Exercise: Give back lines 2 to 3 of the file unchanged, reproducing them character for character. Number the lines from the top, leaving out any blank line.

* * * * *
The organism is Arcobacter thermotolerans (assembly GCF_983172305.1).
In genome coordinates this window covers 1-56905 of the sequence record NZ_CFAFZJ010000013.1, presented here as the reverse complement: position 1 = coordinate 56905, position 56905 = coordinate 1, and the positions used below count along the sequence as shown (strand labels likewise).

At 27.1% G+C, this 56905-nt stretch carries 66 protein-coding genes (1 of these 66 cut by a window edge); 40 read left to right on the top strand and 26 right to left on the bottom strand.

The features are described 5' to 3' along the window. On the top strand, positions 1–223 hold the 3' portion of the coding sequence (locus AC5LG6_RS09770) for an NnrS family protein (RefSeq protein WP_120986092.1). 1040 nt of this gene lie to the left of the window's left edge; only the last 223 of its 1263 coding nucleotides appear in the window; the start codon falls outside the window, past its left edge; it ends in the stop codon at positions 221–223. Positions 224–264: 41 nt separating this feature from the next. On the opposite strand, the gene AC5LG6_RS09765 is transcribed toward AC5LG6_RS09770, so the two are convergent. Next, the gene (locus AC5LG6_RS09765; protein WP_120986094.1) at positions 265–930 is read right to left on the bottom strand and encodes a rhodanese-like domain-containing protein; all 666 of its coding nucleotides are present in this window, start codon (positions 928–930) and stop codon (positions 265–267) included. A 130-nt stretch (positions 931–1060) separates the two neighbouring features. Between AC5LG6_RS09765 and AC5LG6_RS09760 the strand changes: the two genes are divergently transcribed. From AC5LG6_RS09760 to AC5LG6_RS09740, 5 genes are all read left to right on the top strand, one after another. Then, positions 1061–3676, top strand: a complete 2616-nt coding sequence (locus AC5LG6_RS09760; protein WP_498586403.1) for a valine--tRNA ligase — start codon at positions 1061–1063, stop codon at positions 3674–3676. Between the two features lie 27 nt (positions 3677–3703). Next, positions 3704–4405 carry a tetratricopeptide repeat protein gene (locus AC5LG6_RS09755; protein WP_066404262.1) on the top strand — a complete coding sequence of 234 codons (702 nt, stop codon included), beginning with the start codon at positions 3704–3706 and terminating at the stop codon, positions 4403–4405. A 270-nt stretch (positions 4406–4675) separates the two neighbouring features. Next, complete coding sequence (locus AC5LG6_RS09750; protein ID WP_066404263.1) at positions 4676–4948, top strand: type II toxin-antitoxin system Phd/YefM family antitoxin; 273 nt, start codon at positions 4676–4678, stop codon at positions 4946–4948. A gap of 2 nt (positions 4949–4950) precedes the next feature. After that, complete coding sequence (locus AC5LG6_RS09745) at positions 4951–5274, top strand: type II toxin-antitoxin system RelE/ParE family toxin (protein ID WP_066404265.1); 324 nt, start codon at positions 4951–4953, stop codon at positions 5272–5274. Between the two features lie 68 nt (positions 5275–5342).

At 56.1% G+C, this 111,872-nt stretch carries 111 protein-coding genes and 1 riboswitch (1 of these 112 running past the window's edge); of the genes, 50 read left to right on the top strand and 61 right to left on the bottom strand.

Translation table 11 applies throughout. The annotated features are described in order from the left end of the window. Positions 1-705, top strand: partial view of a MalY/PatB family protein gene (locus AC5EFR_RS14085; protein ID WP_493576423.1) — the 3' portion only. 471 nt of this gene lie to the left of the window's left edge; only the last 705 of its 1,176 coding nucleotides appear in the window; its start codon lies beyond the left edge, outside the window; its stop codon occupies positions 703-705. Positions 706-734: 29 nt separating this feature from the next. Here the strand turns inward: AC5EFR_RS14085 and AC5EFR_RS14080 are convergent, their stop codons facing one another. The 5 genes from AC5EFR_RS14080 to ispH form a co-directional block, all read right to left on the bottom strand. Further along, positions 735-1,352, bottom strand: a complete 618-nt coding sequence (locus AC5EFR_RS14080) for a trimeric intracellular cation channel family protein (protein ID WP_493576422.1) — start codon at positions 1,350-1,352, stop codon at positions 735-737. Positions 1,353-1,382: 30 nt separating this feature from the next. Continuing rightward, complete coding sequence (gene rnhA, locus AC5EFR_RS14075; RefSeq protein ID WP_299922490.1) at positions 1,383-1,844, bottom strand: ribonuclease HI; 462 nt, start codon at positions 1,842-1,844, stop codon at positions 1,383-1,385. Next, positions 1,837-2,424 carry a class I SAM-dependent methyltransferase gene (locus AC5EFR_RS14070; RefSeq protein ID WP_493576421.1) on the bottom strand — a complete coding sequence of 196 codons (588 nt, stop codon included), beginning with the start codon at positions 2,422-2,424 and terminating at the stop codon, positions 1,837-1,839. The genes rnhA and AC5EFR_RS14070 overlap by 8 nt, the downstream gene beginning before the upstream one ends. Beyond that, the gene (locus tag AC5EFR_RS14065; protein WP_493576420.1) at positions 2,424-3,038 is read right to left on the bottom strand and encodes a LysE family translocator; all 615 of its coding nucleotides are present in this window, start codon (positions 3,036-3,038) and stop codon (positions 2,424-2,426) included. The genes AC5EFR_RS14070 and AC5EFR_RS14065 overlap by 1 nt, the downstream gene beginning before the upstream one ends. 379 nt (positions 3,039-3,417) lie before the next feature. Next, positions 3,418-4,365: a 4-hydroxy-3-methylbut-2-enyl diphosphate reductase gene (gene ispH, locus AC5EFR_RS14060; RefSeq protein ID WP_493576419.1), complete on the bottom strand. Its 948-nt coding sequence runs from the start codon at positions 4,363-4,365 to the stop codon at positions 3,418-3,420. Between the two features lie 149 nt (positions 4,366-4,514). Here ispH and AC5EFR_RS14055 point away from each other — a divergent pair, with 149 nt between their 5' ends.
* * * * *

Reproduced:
In genome coordinates this window covers 1-56905 of the sequence record NZ_CFAFZJ010000013.1, presented here as the reverse complement: position 1 = coordinate 56905, position 56905 = coordinate 1, and the positions used below count along the sequence as shown (strand labels likewise).

At 27.1% G+C, this 56905-nt stretch carries 66 protein-coding genes (1 of these 66 cut by a window edge); 40 read left to right on the top strand and 26 right to left on the bottom strand.